The recent ruling by Health Canada, the Canadian equivalent of the US FDA charged with overseeing food and nutrition, that approves the claim that flax diet reduces cholesterol, is expected to drive the market for flax seed and flax seed oil. The ruling, coming after two years of study following a claim for allowance regarding therapeutic benefits, followed after a meta-study examination of eight clinical studies using an average 40 gram daily diet of ground flax seeds in hypercholesterolemic patients. The metastudy concluded that both total cholesterol and LDL cholesterol were lowered in pooling data from the eight studies.
The implications for market expansion for flax are significant since in its ruling Health Canada also noted that 39% of all Canadians between the ages of 6 to 79 have unhealthy cholesterol levels. Canada has a population of approximately 39 million people; assuming 90% of them fall within this age range and assuming a diet of 40 g per day as recommended, this would result in a potential 220,000 tons of annual demand within Canada for health and wellness reasons.
Flax as a source of essential oils has over the past 10 years been flagged as an alternative to fish oils, based on their availability, cost to produce, and potential for higher purity extracts. However, it has lagged behind fish-derived omega-3 oils in terms of claims and marketing. This new ruling will undoubtedly strengthen flax’s competitive positioning in the market place.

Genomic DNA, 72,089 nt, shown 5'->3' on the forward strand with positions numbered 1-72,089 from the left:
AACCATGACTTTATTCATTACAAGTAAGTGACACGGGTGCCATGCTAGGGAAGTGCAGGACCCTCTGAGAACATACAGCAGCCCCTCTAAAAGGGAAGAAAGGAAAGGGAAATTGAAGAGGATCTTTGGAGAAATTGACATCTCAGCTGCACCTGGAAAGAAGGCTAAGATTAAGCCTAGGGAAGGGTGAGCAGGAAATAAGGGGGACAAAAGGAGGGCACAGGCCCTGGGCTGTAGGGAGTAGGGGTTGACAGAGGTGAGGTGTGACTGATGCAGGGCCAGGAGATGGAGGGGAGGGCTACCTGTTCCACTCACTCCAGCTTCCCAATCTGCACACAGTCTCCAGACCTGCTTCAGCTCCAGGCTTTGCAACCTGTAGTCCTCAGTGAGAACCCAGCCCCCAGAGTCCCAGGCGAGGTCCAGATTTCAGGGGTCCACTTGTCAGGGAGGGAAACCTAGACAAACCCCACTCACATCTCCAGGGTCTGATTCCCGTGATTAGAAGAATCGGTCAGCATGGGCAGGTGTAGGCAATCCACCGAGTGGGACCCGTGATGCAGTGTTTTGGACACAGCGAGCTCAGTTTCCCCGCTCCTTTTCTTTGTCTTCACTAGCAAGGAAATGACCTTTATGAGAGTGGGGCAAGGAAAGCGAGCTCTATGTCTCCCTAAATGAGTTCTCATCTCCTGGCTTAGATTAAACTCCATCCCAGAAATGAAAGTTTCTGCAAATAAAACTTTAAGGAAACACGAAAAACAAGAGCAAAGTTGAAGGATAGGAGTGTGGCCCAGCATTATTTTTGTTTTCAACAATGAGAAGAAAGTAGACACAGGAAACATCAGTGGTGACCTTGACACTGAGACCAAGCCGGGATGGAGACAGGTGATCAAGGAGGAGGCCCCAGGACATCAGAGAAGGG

The fish oil nutraceutical market is now over $1B in annual sales. Companies such as BASF have increasingly raised the stakes and benchmarks for this market with its acquisition in 2012 of fish oil omega-3 producer Pronova for $844M, and its subsequent acquisition of Equatec, another concentrated fish oil omega-3 producer for an undisclosed sum in order to gain access to its novel chromatographic technology to produce ultrapure oils. These come after BASF’s initial foray into fish oils via its acquisition of Cognis in 2010 for €3B.
It is of interest to note that BASF stands at the threshold of the pharmaceutical industry, as Pronova is the primary producer of GlaxoSmithKlines’ blockbuster drug Lovaza for the treatment of hypertriglyceridemia. Thus the line between food and pharmaceuticals continues to blur as we’ve noted before. A leitmotif we expect to see increasingly in the future is food as pharmaceutical; evolving along the path of; food to extract to increasingly purified and therapeutically active extract to final purified active ingredient. The recent ruling on flaxseed oil will certainly give BASF and others in the chemical and pharmaceutical industries a run for their money.